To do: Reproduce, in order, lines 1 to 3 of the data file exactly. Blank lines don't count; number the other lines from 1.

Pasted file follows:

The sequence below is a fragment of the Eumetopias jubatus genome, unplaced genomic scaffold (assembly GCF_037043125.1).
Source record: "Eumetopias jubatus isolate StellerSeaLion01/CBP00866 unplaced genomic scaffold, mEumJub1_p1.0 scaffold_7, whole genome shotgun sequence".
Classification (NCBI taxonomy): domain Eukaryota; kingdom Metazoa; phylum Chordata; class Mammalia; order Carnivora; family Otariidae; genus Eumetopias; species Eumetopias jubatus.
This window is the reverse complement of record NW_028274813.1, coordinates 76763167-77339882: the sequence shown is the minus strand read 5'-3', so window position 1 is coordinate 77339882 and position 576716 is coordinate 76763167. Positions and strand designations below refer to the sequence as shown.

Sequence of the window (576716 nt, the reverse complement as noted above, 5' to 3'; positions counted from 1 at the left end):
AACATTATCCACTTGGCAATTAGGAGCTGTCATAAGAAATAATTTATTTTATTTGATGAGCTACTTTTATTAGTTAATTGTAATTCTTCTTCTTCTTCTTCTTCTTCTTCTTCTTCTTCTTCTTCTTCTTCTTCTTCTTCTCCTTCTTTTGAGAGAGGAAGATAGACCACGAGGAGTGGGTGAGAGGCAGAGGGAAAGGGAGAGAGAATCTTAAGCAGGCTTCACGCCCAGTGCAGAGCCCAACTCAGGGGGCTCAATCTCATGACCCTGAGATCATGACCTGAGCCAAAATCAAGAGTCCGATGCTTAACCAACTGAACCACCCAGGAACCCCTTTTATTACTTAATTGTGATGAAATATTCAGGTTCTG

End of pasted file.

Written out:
The sequence below is a fragment of the Eumetopias jubatus genome, unplaced genomic scaffold (assembly GCF_037043125.1).
Source record: "Eumetopias jubatus isolate StellerSeaLion01/CBP00866 unplaced genomic scaffold, mEumJub1_p1.0 scaffold_7, whole genome shotgun sequence".
Classification (NCBI taxonomy): domain Eukaryota; kingdom Metazoa; phylum Chordata; class Mammalia; order Carnivora; family Otariidae; genus Eumetopias; species Eumetopias jubatus.